tl;dr - you’re probably best off using Pusher for your real-time needs, rather than rolling your own. However, this was as much an exercise for me to learn as it was solving a specific business need. Read on to find out more.
With the inexorable rise of single page applications (SPAs), gathering data on how your app is used in the real world has become a challenge, where perhaps previously it wasn’t. In the document oriented web, each page would be a distinct server-side route, where you were free to capture and store whatever data came in with the request. In SPAs however, users can carry out multiple actions without ever triggering a server round trip. Therefore, you have to explicitly address the “analytics question”, and figure out what data you want to capture, where it needs to end up, and how you’re going to get it there, all without disrupting your users experience of the app.
We identified 3 main components of a system that would enable our SPAs to report useful analytics data out to a suitable location.
Web API - a publicly accessible web endpoint that would receive all published data.
Message Broker - the web service that recieves the data will have no knowledge of where the data should end up. It was also likely to be under heavy load, so it should do as little as possible to ensure that it can handle a large volume of requests. Therefore, the incoming data would be offloaded to a message broker, from where subscribers could process it.
The first incarnation of the system exposed a HTTP endpoint, which accepted a POST request containing the desired data. This meant that the client was doing cross domain XHRs each time a snippet of data needed publishing. As the complxity of the app grew, so did the number of these requests, meaning in the long run it simply wasn’t efficient. The overhead of each request far outweighed the actual payload. However, this was only ever intended as a stop gap, as the real win here was WebSockets.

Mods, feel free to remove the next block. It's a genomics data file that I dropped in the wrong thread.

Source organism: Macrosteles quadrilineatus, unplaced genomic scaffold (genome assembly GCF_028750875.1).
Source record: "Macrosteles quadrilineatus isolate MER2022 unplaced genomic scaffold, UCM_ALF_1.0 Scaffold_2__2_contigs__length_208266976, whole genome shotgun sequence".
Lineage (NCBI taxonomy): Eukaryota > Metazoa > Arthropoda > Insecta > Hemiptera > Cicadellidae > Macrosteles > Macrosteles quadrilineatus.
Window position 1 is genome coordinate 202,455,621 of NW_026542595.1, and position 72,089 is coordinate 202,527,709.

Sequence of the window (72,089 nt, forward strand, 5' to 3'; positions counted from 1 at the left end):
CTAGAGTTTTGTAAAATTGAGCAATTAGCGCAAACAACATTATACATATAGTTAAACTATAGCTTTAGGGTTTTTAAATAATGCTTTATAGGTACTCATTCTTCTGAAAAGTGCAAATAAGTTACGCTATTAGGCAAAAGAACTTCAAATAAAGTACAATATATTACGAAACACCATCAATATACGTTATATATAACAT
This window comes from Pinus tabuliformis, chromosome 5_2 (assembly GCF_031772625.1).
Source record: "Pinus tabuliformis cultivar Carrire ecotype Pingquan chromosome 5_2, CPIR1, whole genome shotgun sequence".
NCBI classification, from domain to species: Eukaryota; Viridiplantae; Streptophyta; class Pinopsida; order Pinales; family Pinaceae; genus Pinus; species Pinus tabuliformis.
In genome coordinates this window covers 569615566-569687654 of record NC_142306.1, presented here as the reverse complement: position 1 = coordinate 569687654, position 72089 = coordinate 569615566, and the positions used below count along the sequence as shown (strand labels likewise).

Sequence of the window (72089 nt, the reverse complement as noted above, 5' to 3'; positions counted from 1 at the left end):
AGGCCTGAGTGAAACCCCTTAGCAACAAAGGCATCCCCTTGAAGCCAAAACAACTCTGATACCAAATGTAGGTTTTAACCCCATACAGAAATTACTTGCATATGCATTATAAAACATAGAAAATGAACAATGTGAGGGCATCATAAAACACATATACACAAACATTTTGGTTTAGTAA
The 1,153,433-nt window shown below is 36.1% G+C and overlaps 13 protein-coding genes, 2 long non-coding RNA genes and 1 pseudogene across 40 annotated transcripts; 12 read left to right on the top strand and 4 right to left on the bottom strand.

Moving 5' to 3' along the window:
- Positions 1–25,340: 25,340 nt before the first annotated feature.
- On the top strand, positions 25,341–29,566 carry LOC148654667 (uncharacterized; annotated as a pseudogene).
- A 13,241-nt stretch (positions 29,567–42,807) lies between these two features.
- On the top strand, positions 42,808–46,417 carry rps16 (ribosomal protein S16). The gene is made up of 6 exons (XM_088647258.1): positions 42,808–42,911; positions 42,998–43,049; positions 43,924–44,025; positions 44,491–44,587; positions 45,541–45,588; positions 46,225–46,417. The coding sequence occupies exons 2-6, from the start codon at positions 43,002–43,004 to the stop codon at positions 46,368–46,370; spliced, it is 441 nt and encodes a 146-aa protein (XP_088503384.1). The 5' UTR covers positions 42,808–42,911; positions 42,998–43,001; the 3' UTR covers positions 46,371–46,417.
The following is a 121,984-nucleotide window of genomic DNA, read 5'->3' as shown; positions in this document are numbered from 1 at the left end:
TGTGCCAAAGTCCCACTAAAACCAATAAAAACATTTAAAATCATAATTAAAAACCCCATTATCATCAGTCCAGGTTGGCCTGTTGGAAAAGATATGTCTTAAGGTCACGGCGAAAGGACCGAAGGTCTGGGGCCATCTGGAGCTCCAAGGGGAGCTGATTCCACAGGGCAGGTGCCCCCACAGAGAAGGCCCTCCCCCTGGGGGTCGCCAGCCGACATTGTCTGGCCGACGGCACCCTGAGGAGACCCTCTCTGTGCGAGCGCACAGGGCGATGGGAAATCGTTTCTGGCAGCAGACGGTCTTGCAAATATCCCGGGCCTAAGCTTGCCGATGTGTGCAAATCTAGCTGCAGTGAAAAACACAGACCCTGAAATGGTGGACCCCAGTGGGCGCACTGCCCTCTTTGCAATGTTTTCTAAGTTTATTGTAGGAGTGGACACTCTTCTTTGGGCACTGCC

The server now exposes a WebSocket endpoint, as well as HTTP. All incoming requests are mapped to the realtime routes, using a lovely little framework called express.io, which is simply express + socket.io. The realtime route broadcasts the data back out to subscribers, as well as pushing it to the message broker. From there, it finds its way onto queues ready to be picked up.
Pushing data to a message broker, and then onto queues, has the added benefit of allowing you to publish data in the knowledge that it’s going to be available to you at a later time. This is useful, as if there are no realtime subscribers listening at the point at which data is published, the data will simply disappear. This offers the best of both worlds. You can build realtime dashboards to see current stats for an application, as well as ensuring that the data is stored for offline reporting and analytics. We chose to use RabbitMQ for this, as we’ve got experience of using it in other applications.
As mentioned, the first implementation of the client was making XHRs to the data endpoint. But by implementing express.io, it could now leverage WebSockets. The client currently bundles up the socket.io-client, and exposes 2 methods, to publish events and to subscribe to events.
Realtime systems are fun.
As mentioned in the tl;dr, Pusher is likely a safer bet for the realtime communication aspect. One could still leverage a message broker off the back of a Pusher subscriber, so you end up with the same benefit.
However, our solution currently fits the bill very well. It’s pretty lightweight, and not overly complicated. So much so, we’ve implemented it on another one of our apps that we built using Angular. Overall, it was a fun and interesting piece of work, with the opportunity to use some cool technologies.